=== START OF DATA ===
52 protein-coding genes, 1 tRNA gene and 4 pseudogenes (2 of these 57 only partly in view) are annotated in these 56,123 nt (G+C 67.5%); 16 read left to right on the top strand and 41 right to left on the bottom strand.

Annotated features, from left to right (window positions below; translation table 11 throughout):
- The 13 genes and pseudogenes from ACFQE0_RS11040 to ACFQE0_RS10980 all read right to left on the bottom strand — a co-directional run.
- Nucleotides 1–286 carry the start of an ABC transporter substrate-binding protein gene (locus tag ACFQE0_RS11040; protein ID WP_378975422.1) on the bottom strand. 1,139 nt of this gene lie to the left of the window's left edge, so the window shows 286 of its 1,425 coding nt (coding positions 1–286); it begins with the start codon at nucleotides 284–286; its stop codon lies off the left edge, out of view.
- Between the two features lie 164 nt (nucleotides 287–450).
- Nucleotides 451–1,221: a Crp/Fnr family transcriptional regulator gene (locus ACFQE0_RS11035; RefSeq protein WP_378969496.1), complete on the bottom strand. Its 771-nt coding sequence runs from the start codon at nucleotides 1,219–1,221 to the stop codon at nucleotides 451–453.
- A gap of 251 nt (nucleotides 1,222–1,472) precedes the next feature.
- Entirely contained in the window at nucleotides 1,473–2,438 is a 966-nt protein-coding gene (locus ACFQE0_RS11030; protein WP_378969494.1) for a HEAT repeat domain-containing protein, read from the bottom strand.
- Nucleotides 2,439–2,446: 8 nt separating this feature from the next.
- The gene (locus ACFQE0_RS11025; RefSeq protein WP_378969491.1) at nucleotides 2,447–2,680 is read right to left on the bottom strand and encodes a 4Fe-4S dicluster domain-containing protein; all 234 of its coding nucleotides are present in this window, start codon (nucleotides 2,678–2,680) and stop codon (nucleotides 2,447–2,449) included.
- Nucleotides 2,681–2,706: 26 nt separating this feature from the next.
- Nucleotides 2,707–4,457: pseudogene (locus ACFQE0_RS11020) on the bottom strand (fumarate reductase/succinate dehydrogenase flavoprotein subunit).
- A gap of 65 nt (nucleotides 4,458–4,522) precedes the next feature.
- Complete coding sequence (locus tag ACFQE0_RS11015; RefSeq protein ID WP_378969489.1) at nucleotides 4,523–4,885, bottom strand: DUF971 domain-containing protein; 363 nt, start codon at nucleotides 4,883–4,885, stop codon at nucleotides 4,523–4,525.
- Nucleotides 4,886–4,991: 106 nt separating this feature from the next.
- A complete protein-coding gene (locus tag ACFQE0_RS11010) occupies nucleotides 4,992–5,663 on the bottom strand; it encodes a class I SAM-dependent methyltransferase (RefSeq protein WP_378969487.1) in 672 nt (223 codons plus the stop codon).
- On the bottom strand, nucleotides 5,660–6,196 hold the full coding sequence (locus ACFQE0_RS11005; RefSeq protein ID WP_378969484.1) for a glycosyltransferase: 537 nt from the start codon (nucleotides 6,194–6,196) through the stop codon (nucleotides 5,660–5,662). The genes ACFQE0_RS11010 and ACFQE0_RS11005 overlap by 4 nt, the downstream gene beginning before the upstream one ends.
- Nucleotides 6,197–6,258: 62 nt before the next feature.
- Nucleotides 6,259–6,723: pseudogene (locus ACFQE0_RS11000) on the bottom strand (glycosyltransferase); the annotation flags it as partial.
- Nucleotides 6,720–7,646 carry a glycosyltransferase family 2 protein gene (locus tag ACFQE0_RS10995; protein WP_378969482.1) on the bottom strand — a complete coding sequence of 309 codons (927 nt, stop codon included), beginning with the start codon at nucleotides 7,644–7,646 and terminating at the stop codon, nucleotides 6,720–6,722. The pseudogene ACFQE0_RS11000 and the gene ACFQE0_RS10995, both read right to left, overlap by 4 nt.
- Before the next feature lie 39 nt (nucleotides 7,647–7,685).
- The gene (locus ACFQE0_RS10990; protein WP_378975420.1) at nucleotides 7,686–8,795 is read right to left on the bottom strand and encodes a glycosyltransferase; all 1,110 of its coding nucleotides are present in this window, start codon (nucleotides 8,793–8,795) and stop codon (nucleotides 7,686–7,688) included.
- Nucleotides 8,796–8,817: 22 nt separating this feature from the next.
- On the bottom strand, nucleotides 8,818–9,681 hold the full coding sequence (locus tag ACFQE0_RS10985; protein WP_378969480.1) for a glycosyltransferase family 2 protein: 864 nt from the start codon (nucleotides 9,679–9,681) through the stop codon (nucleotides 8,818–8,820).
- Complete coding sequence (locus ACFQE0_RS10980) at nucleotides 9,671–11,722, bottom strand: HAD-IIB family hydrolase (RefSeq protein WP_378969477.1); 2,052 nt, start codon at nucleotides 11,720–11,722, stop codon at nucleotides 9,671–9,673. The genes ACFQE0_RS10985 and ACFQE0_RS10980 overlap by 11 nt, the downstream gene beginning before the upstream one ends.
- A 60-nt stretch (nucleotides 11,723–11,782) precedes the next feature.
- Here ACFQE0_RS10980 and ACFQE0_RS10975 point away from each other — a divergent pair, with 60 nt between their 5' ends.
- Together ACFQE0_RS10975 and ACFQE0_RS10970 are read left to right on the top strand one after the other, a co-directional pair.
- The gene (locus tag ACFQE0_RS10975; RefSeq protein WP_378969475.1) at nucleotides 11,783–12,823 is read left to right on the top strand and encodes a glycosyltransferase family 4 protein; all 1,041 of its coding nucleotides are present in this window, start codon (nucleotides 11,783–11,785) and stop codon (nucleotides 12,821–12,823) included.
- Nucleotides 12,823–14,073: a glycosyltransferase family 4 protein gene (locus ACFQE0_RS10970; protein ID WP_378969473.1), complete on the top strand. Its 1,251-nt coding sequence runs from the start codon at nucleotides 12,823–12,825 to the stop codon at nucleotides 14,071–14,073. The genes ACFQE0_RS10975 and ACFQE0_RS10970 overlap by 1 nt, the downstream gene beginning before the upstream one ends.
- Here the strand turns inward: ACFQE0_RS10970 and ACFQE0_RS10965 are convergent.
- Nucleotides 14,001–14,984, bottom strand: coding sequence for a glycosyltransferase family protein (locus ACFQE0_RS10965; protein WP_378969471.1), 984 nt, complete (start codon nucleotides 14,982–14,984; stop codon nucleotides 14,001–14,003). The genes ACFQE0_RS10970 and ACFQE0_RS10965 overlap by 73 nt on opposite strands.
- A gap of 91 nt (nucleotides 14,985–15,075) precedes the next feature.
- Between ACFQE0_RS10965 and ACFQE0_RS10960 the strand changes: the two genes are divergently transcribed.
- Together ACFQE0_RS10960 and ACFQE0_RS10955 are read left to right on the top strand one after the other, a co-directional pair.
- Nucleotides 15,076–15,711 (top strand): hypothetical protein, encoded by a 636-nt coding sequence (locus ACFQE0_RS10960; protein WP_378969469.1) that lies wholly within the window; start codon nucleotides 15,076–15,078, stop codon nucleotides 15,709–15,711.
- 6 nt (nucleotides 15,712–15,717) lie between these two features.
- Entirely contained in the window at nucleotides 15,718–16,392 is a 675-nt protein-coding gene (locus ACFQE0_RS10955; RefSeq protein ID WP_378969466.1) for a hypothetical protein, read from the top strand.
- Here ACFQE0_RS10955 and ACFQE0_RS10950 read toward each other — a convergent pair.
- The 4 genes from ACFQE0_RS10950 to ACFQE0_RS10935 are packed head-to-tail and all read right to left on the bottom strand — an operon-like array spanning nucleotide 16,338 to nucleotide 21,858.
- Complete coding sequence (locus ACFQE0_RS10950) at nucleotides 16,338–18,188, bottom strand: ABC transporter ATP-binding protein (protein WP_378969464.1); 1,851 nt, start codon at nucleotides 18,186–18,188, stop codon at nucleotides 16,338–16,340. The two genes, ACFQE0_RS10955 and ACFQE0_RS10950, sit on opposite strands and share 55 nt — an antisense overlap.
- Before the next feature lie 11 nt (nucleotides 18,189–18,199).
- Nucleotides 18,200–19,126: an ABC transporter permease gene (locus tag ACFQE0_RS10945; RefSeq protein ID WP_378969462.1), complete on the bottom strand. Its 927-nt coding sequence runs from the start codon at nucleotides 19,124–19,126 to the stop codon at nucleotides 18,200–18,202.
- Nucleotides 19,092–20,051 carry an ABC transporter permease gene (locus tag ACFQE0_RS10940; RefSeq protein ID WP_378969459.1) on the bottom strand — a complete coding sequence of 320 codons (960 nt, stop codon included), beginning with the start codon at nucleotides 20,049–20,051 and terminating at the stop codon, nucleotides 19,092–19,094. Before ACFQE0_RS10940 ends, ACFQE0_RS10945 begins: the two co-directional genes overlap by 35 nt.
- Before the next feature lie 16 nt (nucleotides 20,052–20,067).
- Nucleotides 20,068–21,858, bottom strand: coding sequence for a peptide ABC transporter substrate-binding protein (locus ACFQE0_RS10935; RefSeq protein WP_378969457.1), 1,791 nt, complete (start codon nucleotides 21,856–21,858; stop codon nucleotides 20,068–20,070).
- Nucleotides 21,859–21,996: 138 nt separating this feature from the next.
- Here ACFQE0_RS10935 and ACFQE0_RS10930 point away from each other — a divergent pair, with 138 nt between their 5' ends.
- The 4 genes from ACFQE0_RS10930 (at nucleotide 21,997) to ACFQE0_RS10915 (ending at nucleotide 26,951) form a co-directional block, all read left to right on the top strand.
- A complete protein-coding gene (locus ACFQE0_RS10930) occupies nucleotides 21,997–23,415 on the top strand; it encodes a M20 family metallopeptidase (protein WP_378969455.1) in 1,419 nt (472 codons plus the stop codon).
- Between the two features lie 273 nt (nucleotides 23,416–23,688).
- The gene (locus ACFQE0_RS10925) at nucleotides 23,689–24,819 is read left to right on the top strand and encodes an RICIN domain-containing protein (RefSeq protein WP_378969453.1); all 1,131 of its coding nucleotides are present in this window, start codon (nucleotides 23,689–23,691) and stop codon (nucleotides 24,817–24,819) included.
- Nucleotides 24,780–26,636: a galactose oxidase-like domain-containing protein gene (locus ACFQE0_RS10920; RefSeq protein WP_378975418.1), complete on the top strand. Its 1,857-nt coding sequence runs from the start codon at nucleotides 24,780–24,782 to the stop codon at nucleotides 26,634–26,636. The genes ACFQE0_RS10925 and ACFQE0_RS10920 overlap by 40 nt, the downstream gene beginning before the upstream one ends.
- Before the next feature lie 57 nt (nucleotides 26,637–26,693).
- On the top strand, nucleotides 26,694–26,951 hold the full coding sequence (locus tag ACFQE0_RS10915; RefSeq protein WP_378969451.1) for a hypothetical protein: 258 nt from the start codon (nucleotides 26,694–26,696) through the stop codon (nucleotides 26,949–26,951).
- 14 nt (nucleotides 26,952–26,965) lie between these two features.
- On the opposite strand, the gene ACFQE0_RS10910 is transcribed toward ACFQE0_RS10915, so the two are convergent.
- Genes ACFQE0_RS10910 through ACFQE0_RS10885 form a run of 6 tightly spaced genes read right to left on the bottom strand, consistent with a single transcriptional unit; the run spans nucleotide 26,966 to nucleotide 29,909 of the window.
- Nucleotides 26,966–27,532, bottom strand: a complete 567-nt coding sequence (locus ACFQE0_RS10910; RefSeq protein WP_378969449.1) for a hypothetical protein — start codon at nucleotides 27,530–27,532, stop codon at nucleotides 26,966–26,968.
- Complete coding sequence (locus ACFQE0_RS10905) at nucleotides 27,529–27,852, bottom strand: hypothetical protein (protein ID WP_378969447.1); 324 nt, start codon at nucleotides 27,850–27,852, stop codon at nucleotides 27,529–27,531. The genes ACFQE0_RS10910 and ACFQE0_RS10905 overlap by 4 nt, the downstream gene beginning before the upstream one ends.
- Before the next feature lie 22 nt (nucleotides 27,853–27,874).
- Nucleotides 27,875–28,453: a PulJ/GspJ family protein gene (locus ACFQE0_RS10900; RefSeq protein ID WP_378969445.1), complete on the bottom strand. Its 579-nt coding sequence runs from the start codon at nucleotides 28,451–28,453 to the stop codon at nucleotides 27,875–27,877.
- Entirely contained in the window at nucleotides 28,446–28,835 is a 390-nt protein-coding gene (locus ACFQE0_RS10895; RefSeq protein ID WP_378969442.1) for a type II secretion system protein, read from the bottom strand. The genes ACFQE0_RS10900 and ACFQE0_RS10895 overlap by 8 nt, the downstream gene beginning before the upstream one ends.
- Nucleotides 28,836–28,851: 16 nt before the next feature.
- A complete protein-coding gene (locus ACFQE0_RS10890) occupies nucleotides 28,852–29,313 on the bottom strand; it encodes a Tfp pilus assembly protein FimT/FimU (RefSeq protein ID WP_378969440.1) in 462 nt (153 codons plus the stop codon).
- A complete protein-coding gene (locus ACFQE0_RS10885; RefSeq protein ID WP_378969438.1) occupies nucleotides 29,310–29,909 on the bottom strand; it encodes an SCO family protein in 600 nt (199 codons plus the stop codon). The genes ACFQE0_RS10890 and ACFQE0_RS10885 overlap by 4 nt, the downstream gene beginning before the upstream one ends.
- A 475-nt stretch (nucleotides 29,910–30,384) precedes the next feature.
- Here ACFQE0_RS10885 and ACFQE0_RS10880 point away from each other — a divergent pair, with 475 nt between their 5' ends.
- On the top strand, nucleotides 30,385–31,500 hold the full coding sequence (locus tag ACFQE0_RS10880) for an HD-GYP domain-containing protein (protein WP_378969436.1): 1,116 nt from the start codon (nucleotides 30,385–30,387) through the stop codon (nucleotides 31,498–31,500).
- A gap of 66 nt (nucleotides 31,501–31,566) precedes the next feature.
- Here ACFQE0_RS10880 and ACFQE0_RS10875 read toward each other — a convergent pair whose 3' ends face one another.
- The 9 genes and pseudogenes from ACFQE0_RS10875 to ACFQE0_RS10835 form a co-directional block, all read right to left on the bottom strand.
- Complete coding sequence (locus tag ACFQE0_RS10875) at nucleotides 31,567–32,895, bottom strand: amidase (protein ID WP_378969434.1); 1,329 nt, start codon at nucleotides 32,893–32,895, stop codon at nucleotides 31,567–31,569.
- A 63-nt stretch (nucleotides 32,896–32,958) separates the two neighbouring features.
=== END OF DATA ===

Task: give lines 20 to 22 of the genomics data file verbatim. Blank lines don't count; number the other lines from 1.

- Nucleotides 6,720–7,646 carry a glycosyltransferase family 2 protein gene (locus tag ACFQE0_RS10995; protein WP_378969482.1) on the bottom strand — a complete coding sequence of 309 codons (927 nt, stop codon included), beginning with the start codon at nucleotides 7,644–7,646 and terminating at the stop codon, nucleotides 6,720–6,722. The pseudogene ACFQE0_RS11000 and the gene ACFQE0_RS10995, both read right to left, overlap by 4 nt.
- Before the next feature lie 39 nt (nucleotides 7,647–7,685).
- The gene (locus ACFQE0_RS10990; protein WP_378975420.1) at nucleotides 7,686–8,795 is read right to left on the bottom strand and encodes a glycosyltransferase; all 1,110 of its coding nucleotides are present in this window, start codon (nucleotides 8,793–8,795) and stop codon (nucleotides 7,686–7,688) included.